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Before You Vote: the Legacy of Stop & Frisk

If you watched the Nevada Democratic Caucus debate, or even if you didn’t, you probably heard about Michael Bloomberg’s disastrous performance. The odds are good you’ve seen a Bloomberg ad or two on TV. His entry into the presidential race was making news for his absolutely insane campaign budget, much of which is borrowed from his own $70 million fortune. 

Bloomberg made this money from his media company, Bloomberg Media, before entering politics in 2002 as the Republican mayor of New York City. He served three terms in that role. Some of his major policy initiatives include taxing restaurants that served soft drinks over 16 oz. in an effort to improve public health, partnering with the CIA to surveil Muslims in NYC and stop-and-frisk. The latter is the one critics of Bloomberg have focused on, claiming that the policy left a legacy of racism on NYC. Keep reading for a breakdown of the original policy and how it could impact Bloomberg’s presidential campaign.

What is stop-and-frisk?

Stop-and-frisk is the name of a policy implemented in New York City under Bloomberg’s mayorship. Essentially, police can stop any person that they suspect may be committing a crime and frisk that person to see what they are carrying. This meant that anytime you were walking down the street, regardless of who you were, police could physically search your entire person. Unsurprisingly, police mainly targeted young black and Latino men. In 2015, Bloomberg explained his reasoning for this racial disparity, saying “Ninety-five percent of your murders — murderers and murder victims — fit one M.O. You can just take the description, Xerox it and pass it out to all the cops. They are male, minorities, 16 to 25.” 

What was stop-and-frisk intended to do?

The intent was to take a no-bullshit approach to criminal justice–a popular political sentiment in the 1990s and early 2000s, when politicians across the political spectrum supported tough-on-crime legislation in response to high drug crime rates. The argument for the policy was that it reduced crime in NYC, which is untrue. The NYC crime rate peaked in the 1970s and 1980s, falling in the 1990s and continuing to fall today. This decrease in crime can be seen across the country. After stop-and-frisk ended in 2016, crime rates continued to fall in NYC, proving that the policy had little to do with public safety. The policy also didn’t help end shootings in NYC: police only found guns on the suspect 0.02% of the time. 

The legacy of stop-and-frisk on minority neighborhoods

Black and Hispanic New Yorkers make up just 52% of the city’s population, yet made up more than 80% of those stopped-and-frisked by police. For most years of the policy, nearly 90% of those stopped were innocent. Without making you do a complex equation, it’s clear that stop-and-frisk targeted young men of color with little cause other than their race.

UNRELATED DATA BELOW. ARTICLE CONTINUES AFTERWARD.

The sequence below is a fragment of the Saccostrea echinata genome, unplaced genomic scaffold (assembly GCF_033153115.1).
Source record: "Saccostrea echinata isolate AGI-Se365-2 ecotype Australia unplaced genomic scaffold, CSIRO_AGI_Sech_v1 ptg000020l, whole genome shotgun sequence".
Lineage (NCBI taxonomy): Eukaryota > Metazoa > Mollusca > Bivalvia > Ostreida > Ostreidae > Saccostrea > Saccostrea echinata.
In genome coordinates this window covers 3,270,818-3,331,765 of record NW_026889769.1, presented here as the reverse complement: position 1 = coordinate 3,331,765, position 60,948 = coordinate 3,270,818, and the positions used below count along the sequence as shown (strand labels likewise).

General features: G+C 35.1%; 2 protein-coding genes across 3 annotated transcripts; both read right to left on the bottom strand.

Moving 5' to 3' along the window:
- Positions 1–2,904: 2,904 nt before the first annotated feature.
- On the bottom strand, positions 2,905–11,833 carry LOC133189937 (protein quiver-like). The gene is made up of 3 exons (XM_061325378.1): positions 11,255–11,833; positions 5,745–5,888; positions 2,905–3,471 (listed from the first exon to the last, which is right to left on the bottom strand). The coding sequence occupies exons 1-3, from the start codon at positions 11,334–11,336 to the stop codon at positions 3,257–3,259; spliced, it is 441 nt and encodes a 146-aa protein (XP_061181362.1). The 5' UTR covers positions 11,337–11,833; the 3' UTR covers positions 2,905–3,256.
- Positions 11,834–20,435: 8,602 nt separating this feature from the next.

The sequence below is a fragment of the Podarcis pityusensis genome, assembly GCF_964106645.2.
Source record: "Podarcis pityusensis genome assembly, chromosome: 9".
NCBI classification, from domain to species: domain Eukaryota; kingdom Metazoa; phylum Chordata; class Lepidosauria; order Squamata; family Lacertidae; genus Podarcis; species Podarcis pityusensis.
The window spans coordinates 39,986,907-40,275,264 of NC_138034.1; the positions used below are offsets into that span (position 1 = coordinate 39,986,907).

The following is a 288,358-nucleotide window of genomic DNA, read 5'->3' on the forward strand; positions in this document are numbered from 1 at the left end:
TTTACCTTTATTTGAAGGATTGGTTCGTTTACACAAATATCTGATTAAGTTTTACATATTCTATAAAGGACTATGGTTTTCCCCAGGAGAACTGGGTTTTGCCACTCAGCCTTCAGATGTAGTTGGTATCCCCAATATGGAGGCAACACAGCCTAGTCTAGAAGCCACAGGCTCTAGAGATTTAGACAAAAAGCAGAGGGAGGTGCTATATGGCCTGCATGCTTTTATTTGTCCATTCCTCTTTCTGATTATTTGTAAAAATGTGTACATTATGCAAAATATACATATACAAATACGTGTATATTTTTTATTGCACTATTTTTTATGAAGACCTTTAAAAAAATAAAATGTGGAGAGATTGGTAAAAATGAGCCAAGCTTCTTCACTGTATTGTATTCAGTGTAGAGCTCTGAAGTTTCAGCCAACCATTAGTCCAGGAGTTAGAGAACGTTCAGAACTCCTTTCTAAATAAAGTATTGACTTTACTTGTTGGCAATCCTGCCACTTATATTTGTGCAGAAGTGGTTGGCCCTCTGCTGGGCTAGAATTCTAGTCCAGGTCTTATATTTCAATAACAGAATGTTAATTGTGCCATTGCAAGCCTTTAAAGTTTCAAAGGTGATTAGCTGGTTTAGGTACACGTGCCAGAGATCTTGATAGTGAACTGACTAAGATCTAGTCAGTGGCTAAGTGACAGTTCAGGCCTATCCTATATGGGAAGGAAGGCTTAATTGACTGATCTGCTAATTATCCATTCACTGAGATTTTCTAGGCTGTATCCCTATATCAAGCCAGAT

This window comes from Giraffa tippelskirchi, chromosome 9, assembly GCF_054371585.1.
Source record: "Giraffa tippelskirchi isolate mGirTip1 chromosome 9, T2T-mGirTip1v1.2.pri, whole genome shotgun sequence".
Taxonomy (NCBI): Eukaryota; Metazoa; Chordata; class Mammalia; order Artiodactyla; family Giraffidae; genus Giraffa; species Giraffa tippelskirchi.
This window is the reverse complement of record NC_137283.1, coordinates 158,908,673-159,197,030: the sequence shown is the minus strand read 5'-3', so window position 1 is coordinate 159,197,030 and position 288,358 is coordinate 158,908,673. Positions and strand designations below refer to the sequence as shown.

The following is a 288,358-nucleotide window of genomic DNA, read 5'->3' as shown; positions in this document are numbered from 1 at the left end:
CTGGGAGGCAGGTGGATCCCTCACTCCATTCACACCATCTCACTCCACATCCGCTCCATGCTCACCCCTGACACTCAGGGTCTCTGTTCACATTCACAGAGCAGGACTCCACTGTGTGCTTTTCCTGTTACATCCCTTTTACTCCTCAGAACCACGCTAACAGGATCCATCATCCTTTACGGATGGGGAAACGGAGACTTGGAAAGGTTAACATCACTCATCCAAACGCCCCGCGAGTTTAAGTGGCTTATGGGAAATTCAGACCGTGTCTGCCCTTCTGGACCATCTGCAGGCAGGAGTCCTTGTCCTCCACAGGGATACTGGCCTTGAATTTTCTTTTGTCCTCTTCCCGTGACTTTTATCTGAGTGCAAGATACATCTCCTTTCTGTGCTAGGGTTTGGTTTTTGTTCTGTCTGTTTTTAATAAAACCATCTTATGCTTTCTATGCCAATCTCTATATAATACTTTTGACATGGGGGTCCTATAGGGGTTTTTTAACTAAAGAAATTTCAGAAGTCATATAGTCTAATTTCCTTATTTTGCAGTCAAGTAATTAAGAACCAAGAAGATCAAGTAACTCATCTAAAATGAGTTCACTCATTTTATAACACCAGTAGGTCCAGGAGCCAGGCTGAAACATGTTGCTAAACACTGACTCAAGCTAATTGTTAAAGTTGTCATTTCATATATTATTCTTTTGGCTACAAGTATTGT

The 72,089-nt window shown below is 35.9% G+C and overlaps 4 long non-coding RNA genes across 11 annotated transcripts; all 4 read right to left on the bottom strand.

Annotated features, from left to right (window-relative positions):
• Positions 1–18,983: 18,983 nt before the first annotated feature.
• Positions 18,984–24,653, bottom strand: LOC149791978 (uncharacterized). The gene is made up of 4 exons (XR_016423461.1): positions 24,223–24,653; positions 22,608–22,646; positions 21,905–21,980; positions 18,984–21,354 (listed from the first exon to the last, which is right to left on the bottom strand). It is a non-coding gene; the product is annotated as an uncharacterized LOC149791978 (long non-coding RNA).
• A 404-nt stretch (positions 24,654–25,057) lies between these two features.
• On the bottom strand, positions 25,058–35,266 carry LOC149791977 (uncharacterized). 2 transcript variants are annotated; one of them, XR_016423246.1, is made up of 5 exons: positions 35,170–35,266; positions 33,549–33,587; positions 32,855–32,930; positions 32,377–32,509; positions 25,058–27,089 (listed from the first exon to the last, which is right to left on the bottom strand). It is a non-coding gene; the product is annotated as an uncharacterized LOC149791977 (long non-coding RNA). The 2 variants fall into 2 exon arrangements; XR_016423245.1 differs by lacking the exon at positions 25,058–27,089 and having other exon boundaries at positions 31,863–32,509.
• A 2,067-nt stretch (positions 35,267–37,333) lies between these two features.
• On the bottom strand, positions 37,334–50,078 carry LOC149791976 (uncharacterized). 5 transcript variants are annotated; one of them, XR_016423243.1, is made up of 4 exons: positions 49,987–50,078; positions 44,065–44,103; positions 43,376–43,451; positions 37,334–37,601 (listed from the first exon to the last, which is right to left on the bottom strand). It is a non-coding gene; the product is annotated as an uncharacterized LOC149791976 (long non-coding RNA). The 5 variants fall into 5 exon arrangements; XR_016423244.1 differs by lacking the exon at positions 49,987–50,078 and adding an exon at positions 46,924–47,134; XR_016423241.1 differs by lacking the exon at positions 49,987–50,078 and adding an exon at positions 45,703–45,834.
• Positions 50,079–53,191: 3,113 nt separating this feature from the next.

It’s pretty obvious, then, how these young men quickly associated the police with racism. Stop-and-frisk both worsened the already fraught relationship between communities of color and police. Police were also given license to assume any person of color they saw was a criminal, leading to worse outcomes for New Yorkers of color and likely increasing police violence towards these communities. However, the legacy of this policy goes beyond its immediate consequences. According to a recent study, stop-and-frisk coincides with an increase in black students dropping out of school–particularly middle school, in areas of NYC with higher rates of stop-and-frisk. Because of this policy, a percentage of young men of color in one of America’s largest cities will be fundamentally disadvantaged for the rest of their lives, with multigenerational consequences for black and Latino communities.

What stop-and-frisk could mean for Bloomberg’s candidacy

Bloomberg seems to view himself as the true victim of stop-and-frisk, claiming that he’s moved past it and that his views have changed. He has not, however, apologized for the effects of the policy on the millions of New Yorkers it affected. Bloomberg, as the most centrist candidate in the Democratic primary, is looking to black voters for support in important states such as Florida, Texas, South Carolina, New York and the Upper Midwest. Without the support of moderate black voters, his candidacy has little chance of gaining any real base–and it’s up to the communities of color in the Democratic Party to decide if it’s worth giving Bloomberg a second chance. Bloomberg’s judgement on the issue of criminal justice as mayor of NYC speaks to how he may use the criminal justice system as president. 

In a party that is increasingly wary of the criminal justice system and the way it has systematically targeted minorities for decades, Bloomberg is an outlier. The legacy he left on New York City is complex, but this policy could define his legacy as a politician. 


Julia is a history and political science major at the University of Florida. When she's not writing, she enjoys stressing about politics, painting, listening to podcasts, and watching reality TV with friends. She hopes to provide interesting, thought-provoking articles with a unique perspective
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